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Old 10-16-2019, 11:54 AM
M829A3 M829A3 is offline
Join Date: Mar 2018
Posts: 13
Default Reduce loads for flat base vs boattail

If weight is equal, or perhaps slightly lower for the flat base, (such as M2AP vs BT of similar weight), do you reduce the powder charge to compensate for the increased bearing surface between the two?? Seems to some conflicting opinions, and some load table don't list flat base bullets in some of the weights.
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Old 10-16-2019, 12:47 PM
HighpowerRifleBrony HighpowerRifleBrony is offline
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Location: Texas
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If near max charge, I'd back off at least 0.5gr.
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Old 10-16-2019, 12:53 PM
ceresco ceresco is offline
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What is your objective? Do you want the same velocity, same pressure, what? M2 loads are so far down from maximum that the differences between flat base and boat tail have no safety implications and few other significant aspects. It is more a question of how that particular barrel likes various bullets. Good Shooting. ...
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Old 10-16-2019, 01:28 PM
rcolarco rcolarco is offline
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[QUOTE=M829A3;1877337]If weight is equal, or perhaps slightly lower for the flat base, (such as M2AP vs BT of similar weight), do you reduce the powder charge to compensate for the increased bearing surface between the two?? /QUOTE]

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Old 10-16-2019, 11:23 PM
Bml Bml is offline
Join Date: Mar 2019
Location: Oregon
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In physics the amount of bearing surface is not a factor in friction force. However for a bullet, several other things may have a impact on pressure developed such as cutting the rifling over a longer distance and if the bullet construction allows pressure to act internally on the bullet jacket. That is why load development working from near starting loads is a recommended practice.
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Old 10-17-2019, 07:00 AM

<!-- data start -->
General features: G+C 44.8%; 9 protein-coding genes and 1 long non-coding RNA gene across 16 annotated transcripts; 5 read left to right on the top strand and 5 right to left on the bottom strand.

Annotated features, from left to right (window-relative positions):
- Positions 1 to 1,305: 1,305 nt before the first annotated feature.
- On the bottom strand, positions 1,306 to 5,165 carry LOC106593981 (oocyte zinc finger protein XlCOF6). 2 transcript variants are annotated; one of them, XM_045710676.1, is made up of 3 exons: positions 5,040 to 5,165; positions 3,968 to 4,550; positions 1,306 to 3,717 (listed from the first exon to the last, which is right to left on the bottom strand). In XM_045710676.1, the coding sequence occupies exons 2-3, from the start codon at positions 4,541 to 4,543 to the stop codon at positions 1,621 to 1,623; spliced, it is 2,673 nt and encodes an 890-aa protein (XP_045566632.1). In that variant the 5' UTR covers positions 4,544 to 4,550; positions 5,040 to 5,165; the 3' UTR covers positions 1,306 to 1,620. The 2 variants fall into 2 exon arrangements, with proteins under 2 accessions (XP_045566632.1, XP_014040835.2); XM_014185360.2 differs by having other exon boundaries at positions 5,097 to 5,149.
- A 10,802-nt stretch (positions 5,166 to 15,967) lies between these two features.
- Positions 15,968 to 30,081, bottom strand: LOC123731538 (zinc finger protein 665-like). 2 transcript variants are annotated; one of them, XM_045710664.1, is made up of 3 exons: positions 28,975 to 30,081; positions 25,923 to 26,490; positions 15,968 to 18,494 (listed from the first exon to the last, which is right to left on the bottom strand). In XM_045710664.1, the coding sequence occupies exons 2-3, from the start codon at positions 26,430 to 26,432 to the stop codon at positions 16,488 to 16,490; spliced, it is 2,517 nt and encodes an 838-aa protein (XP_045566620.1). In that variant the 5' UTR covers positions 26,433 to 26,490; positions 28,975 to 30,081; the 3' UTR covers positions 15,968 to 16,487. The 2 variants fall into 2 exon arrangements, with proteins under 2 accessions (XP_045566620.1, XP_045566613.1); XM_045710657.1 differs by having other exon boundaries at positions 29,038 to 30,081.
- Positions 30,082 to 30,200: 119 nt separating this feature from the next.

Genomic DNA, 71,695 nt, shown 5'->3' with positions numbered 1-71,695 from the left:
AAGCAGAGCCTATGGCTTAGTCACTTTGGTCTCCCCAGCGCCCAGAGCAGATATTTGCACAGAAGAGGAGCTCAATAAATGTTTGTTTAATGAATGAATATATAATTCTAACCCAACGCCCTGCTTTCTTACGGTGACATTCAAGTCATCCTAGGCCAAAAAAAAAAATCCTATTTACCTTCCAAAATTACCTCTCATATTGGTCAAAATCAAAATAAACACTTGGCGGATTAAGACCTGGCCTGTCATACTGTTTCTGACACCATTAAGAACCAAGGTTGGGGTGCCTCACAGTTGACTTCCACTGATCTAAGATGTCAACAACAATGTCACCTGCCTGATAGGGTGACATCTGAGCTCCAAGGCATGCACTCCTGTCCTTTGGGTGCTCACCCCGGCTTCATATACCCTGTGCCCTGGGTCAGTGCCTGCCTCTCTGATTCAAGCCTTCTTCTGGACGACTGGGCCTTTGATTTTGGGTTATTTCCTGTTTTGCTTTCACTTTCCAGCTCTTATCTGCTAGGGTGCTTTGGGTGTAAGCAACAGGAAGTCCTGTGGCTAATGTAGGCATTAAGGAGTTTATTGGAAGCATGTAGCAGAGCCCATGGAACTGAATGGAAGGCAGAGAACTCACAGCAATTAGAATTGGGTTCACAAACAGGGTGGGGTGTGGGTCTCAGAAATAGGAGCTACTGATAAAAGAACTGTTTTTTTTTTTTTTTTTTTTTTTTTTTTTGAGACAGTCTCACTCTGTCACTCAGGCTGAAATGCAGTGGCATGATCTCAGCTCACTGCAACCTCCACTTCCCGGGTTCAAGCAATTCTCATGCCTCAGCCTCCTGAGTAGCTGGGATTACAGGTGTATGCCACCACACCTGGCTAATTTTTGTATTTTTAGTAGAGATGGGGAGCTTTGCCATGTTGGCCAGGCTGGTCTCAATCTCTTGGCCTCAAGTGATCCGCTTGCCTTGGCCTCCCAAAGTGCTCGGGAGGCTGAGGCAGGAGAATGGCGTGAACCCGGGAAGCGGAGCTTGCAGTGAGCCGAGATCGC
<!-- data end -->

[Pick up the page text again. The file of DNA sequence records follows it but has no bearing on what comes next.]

bruce bruce is offline
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Location: Georgia
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"load development working from near starting loads is a recommended practice." Bingo! No matter what, when developing a new hand-load, always start with a recommended starting load from a reputable source. Work up with an eye to accuracy and pressure indications. That is the golden rule of hand-loading. It applies across the board with all firearms. Do that and you'll have no worries with flat based or boat tail bullets. Sincerely. bruce.
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Old 10-17-2019, 02:53 PM
M829A3 M829A3 is offline
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Posts: 13

It's not particularly aimed at M2, it was just an obvious comparison. I have an assortment of bullets, including some M2, and others, that are flatbase, and in weights that don't seem to fall into the common load tables, because they aren't boattail.

Now I have seen both yes and no to the question on the 'net and here. Just from observation, most flatbase have 2x the bearing surface. Not looking to reinvent the wheel nor looking to "Clark" a rifle. I think load development is pretty much sorted out as far as M1 rifles, so just looking for advice or experience, on a non typical scenario.
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Old 10-17-2019, 04:22 PM
Unclenick Unclenick is offline